by Stanley Dunlap, Georgia Recorder
The Georgia Senate passed a bill to increase the maximum weight limit for tractor trailers hauling forestry and agricultural products by several tons despite warnings from government officials that the heavier loads are dangerous and costly.
With few days left in the 2023 legislative session, the Senate bill differs greatly from a House proposal to allow heavier big rigs. Lawmakers argue allowing logging trucks to carry heavier loads is critical to keep small operations rolling and distribute goods more efficiently.
With a 44-to-5 vote on Thursday, senators approved House Bill 189, which increases the weight limit for logging trucks and tractor trailers carrying vegetables, solid waste, and recycling materials from 84,000 pounds to 88,000 pounds. The Georgia House sent HB 189 to the Senate in early March to make the Crossover Day deadline.
This session, as Republican Gov. Brian Kemp’s COVID-19 emergency declaration expired that allowed trucks to carry more than the legal limit, the debate over truck weights intensified. A large truck could haul up to 95,000 pounds of goods on Georgia’s state highways and local roads under those orders.
The Senate version sets a sunset clause for July 1, 2024, and lowers the weight threshold by 7,000 pounds from Kemp’s executive orders. Further, the Senate plan restricts the heaviest trucks from traveling in the multi-county metro-Atlanta area, lowers the maximum distance from 250 miles to 75 miles, and grants local law enforcement citation authority.
Republican Sen. Russ Goodman said neighboring states allow loads exceeding 98,000 pounds, placing Georgia at a disadvantage.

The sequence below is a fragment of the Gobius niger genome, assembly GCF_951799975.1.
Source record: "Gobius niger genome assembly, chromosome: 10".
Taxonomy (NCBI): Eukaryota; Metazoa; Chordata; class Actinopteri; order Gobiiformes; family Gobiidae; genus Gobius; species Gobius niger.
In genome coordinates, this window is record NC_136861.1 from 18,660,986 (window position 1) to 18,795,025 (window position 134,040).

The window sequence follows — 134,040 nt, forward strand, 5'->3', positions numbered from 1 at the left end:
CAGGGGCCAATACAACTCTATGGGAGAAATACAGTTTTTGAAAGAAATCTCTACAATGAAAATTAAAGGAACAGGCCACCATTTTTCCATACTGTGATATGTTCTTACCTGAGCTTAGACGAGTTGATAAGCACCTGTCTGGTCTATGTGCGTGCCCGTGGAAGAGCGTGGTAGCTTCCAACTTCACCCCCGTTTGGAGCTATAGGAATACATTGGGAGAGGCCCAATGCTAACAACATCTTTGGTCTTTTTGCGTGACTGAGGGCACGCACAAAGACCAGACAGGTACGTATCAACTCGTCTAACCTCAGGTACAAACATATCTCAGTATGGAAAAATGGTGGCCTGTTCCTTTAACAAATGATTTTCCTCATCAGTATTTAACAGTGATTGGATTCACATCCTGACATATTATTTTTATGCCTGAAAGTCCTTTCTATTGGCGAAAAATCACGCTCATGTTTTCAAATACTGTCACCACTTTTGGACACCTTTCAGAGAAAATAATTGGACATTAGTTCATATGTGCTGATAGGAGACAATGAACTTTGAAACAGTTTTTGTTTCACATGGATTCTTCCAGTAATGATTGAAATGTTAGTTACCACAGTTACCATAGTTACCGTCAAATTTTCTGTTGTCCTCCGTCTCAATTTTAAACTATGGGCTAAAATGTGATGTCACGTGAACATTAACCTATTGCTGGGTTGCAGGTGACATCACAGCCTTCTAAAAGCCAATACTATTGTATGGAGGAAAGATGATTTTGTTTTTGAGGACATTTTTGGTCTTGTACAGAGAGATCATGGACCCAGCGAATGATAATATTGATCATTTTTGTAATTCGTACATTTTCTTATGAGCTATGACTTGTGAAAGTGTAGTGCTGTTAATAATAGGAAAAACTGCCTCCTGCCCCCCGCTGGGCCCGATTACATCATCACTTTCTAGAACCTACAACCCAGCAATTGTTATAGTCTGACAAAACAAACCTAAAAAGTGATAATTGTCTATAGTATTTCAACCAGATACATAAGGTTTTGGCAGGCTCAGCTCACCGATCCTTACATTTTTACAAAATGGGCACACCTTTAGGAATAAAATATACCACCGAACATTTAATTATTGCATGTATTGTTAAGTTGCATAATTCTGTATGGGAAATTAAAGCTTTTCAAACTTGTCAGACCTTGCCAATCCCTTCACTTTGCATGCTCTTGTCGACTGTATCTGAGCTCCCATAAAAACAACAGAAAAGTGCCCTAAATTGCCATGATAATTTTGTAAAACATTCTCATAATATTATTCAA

“I consider this bill to be a lifeline to the people I represent that supply food and fiber to all of our constituents,” Goodman said. “Without our No. 1 industry we are no longer Georgia.”
Frank Ginn, a Republican senator from Danielsville, said he knows the dangers posed by heavy trucks prone to tipping. He recalled a truckload that exceeded 131,000 pounds, and a deadly logging truck accident occurring near his home.
State law enforcement officials testified during committee hearings they’re undermanned when it comes to enforcing weight limits.
“Putting grotesquely overweight trucks on the road is dangerous for us all,” Ginn said. “Not only does it destroy our road system but it kills people.”
Senate Transportation Committee Chairman Greg Dolezal said the sunset provision was necessary so that the freight and logistics agencies are engaged in discussions about how to fund billions of dollars in road and bridge maintenance. The Senate committee also rejected proposals to add new taxes on products shipped from retailers like Amazon.
“This bill as it came out of the House was dead on arrival in the transportation committee so we came up with a carefully crafted compromise for people in middle and south Georgia to do their work in the industries of forestry and agriculture,” Dolezal said. “A compromise that addressed many of the concerns about the locals who are worried about funding, who are worried about safety, who are worried about things like the sunset. Most importantly those who want the ability to enforce those laws within their own jurisdiction.”
This story was written by Stanley Dunlap, a reporter for the Georgia Recorder, where this story first appeared.
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